Governor Roy Cooper today shared a recommended budget, Support for a Determined North Carolina, which outlines how to use the state’s remaining federal coronavirus funding and make responsible investments in the state’s future.
"Today I am sharing a recommended budget that offers Support for a Determined North Carolina," said Governor Cooper. "The budget I propose takes on the challenges of today while building for the promise of tomorrow. We have to rise to the occasion of this pandemic response now and focus on ways to emerge from this crisis stronger than before."
North Carolina has more than $900 million left in federal Coronavirus Relief Funds from the federal CARES Act. Governor Cooper’s budget lays out a plan to use this money to continue the state’s response to COVID-19.
- $175 million for critical public health services including: $25 million for testing and tracing; $50 million to target rural and historically marginalized populations; and $40 million for early childhood services
- $49 million to build a state strategic stockpile of personal protective equipment (PPE)
- $132 million to help K-12 public schools to protect students, teachers and staff and ensure students most impacted by COVID-19 receive support
- $200 million in aid for local governments
- $50 million to establish an emergency grant program to expand high-speed internet access
- $27.5 million to combine with other funds to create a $50 million relief program to support NC businesses with rent, mortgage and utility relief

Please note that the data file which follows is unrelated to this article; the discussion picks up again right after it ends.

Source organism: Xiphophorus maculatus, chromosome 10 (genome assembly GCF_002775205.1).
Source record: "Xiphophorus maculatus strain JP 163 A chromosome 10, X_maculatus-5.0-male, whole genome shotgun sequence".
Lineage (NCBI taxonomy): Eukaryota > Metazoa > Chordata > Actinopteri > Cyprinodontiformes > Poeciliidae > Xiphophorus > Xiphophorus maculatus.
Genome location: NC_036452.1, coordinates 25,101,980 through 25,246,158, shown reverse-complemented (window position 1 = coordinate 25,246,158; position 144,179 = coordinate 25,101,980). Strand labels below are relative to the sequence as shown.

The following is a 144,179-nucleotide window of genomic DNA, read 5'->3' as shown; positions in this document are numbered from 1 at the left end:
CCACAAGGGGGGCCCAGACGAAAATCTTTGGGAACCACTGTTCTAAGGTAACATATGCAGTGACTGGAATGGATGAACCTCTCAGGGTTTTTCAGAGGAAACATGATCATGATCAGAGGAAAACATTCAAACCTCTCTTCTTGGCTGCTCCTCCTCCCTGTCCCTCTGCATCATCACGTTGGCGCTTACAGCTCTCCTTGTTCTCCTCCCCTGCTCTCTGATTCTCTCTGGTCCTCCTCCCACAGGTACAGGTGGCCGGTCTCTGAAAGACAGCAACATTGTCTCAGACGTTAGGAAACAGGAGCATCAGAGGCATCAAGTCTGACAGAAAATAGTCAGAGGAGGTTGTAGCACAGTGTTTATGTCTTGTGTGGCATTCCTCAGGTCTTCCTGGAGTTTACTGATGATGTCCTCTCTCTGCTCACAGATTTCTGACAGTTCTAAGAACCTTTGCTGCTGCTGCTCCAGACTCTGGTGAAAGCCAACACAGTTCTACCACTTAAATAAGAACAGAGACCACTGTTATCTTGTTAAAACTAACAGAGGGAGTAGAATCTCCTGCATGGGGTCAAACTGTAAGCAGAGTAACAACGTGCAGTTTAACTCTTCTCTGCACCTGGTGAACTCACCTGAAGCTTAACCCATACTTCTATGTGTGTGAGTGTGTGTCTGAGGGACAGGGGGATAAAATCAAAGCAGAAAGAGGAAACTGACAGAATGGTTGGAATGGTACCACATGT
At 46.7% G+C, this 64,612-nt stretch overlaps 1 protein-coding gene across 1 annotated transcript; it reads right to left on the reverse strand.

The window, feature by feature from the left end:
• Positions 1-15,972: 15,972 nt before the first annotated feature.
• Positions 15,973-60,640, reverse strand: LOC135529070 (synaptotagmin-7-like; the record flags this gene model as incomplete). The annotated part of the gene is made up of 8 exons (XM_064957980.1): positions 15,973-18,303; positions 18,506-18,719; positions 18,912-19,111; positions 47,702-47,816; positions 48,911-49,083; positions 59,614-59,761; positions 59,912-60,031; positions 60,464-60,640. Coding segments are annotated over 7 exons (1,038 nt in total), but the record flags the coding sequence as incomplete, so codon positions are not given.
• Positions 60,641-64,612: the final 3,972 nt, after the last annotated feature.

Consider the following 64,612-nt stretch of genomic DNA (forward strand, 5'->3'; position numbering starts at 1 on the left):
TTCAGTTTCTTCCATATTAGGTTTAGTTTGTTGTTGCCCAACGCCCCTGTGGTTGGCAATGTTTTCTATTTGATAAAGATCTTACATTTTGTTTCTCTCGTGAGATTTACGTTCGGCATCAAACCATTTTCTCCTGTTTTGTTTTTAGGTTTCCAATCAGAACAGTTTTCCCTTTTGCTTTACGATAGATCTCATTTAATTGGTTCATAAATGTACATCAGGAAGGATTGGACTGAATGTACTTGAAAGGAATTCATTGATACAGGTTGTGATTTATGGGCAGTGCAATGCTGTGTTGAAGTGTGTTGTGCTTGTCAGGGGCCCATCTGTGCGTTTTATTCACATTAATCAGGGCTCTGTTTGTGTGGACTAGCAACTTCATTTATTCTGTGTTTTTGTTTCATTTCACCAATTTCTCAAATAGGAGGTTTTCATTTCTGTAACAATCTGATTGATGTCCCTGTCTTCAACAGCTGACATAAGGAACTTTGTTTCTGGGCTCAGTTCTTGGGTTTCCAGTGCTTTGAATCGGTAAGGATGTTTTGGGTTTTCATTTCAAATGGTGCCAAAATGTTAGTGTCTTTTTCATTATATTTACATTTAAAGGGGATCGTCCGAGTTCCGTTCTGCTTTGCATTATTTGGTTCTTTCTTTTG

- $18 million to combine with other funds to create a $33 million grant program for Historically Underutilized Businesses (HUB) that have been left out of other support programs
- $25 million to provide equipment for health care and first responder workforce programs at community colleges to continue the state’s pipeline of necessary, qualified workers
- $25 million to research obstacles to reliable, rapid COVID-19 testing
- $50 million in direct aid to food banks, emergency feeding organizations, and community organizations for food and nutrition assistance
The Governor’s budget also proposes a responsible investment of North Carolina’s state dollars to ensure the state has a stable foundation to succeed in the long-term and emerge from the COVID-19 pandemic stronger.
- A one-time $2,000 bonus to K-12 public school teachers, instructional support personnel, principals and assistant principals
- A one-time $1,000 bonus to K-12 non-certified public school personnel
- A one-time $1,500 bonus to UNC System and NC Community College System personnel
- $50 million to support the highest needs students, schools, and districts and early childhood education as a part of the state’s commitment to providing a sound basic education to all students
- $86.5 million to provide state matching funds for FEMA Recovery programs from Hurricanes Matthew, Florence, Dorian and Isaias, and to assist with recovery in Alleghany County after the August 9 earthquake
Supporting North Carolinians Out of Work